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Keywords:

  • Arctic;
  • climate change;
  • Empetrum hermaphroditum;
  • extreme events;
  • flowering phenology;
  • Vaccinium vitis-idaea;
  • V. myrtillus;
  • warming experiment;
  • winter warming

Abstract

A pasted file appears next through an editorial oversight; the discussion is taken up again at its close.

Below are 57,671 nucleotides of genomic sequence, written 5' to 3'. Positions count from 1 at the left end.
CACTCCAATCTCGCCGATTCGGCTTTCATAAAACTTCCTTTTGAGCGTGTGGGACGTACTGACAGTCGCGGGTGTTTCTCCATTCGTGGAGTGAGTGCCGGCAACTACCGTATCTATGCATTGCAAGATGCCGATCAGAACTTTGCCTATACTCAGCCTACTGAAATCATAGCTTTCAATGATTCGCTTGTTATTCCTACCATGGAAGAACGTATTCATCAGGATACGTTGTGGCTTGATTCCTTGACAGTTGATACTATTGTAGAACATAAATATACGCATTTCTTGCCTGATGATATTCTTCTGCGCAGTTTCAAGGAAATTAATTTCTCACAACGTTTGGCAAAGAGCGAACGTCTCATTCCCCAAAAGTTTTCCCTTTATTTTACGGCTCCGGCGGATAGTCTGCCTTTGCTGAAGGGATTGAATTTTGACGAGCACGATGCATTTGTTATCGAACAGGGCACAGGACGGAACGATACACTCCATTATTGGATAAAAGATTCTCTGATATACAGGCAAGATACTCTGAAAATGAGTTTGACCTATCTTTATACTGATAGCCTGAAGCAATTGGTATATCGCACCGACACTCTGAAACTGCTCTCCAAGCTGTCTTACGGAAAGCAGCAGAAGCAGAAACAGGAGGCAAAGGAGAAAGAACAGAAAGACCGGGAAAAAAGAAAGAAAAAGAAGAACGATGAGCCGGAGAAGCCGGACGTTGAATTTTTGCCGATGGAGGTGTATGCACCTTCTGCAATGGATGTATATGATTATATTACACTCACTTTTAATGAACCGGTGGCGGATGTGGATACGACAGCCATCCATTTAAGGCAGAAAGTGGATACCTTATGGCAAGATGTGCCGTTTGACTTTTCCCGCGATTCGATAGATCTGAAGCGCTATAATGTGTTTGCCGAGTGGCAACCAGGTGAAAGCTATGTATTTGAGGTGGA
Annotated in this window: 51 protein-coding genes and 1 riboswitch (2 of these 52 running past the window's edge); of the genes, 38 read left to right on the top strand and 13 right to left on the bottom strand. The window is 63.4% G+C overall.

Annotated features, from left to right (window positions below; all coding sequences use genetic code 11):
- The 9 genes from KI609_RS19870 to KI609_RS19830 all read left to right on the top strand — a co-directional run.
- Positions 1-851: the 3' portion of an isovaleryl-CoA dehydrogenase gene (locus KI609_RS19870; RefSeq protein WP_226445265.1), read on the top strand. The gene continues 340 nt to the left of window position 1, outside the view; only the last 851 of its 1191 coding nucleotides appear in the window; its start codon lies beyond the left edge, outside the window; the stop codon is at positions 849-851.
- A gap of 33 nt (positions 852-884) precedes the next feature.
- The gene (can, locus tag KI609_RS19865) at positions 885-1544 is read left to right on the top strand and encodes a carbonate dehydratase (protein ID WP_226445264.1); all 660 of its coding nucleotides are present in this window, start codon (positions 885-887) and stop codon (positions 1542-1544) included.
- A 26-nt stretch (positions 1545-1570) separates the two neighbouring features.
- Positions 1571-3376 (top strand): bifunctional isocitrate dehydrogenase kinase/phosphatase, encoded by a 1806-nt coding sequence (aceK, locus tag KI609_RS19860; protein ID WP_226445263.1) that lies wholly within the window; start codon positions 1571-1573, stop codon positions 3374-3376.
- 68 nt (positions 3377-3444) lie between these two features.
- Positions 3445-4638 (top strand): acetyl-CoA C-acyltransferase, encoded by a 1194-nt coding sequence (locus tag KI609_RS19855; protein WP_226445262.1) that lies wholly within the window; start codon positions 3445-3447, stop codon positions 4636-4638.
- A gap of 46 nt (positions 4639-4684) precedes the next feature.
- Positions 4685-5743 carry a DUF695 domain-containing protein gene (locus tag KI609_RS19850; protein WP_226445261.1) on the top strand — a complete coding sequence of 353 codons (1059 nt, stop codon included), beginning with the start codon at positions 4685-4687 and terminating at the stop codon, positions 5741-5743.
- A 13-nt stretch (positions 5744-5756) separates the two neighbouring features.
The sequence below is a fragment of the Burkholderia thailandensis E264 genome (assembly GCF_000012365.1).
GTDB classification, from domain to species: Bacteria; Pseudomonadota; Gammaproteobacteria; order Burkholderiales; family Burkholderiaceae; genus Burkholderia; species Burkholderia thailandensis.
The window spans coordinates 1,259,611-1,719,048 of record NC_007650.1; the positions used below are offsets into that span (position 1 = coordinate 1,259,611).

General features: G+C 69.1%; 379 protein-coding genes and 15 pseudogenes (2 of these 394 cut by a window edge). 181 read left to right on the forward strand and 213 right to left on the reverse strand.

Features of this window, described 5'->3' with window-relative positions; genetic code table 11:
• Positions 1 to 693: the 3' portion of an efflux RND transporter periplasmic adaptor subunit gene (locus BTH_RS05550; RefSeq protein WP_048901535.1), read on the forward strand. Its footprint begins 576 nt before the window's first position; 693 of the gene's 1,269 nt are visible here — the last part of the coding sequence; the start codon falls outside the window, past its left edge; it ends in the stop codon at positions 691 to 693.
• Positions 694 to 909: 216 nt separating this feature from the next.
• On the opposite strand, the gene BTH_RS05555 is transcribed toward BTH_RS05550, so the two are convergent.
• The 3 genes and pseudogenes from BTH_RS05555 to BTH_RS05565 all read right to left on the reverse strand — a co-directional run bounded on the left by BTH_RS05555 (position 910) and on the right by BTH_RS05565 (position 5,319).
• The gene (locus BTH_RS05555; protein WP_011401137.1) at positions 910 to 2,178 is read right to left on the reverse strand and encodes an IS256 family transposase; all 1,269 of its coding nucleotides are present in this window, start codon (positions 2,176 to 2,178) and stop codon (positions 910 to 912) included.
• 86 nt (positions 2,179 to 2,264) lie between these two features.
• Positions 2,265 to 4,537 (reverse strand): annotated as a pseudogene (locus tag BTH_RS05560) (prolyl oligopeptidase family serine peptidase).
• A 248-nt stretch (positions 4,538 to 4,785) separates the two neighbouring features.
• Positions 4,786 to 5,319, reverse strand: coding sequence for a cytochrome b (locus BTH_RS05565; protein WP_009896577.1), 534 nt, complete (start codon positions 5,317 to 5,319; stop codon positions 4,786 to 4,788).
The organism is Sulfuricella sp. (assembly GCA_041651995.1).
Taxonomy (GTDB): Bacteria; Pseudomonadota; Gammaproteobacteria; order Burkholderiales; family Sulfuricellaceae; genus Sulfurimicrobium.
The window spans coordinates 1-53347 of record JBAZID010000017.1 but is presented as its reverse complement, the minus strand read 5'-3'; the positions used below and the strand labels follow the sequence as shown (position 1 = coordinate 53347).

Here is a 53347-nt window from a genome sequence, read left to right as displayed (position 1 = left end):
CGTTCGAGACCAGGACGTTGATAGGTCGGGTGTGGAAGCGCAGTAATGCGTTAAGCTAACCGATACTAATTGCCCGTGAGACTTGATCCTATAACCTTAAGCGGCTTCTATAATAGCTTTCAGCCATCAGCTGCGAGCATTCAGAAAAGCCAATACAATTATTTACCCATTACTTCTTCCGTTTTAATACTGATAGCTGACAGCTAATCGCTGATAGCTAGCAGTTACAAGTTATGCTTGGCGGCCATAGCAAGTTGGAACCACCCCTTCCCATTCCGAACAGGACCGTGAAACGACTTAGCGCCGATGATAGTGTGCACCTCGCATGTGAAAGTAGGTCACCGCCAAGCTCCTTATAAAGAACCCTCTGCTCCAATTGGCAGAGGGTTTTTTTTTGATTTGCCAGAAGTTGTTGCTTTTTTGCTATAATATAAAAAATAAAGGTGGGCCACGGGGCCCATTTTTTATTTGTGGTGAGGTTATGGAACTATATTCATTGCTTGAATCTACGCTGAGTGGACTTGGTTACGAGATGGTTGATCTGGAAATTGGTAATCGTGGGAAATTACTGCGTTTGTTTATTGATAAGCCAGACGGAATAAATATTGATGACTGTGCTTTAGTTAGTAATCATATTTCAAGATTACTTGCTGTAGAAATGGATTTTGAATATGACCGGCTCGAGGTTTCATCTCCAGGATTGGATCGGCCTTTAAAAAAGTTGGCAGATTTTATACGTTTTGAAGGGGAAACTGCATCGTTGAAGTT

Climate change scenarios predict an increased frequency of extreme climatic events. In Arctic regions, one of the most profound of these are extreme and sudden winter warming events in which temperatures increase rapidly to above freezing, often causing snow melt across whole landscapes and exposure of ecosystems to warm temperatures. Following warming, vegetation and soils no longer insulated below snow are then exposed to rapidly returning extreme cold. Using a new experimental facility established in sub-Arctic dwarf shrub heathland in northern Sweden, we simulated an extreme winter warming event in the field and report findings on growth, phenology and reproduction during the subsequent growing season. A 1-week long extreme winter warming event was simulated in early March using infrared heating lamps run with or without soil warming cables. Both single short events delayed bud development of Vaccinium myrtillus by up to 3 weeks in the following spring (June) and reduced flower production by more than 80%: this also led to a near-complete elimination of berry production in mid-summer. Empetrum hermaphroditum also showed delayed bud development. In contrast, Vaccinium vitis-idaea showed no delay in bud development, but instead appeared to produce a greater number of actively growing vegetative buds within plots warmed by heating lamps only. Again, there was evidence of reduced flowering and berry production in this species. While bud break was delayed, growing season measurements of growth and photosynthesis did not reveal a differential response in the warmed plants for any of the species. These results demonstrate that a single, short, extreme winter warming event can have considerable impact on bud production, phenology and reproductive effort of dominant plant species within sub-Arctic dwarf shrub heathland. Furthermore, large interspecific differences in sensitivity are seen. These findings are of considerable concern, because they suggest that repeated events may potentially impact on the biodiversity and productivity of these systems should these extreme events increase in frequency as a result of global change. Although climate change may lengthen the growing season by earlier spring snow melt, there is a profound danger for these high-latitude ecosystems if extreme, short-lived warming in winter exposes plants to initial warm temperatures, but then extreme cold for the rest of the winter. Work is ongoing to determine the longer term and wider impacts of these events.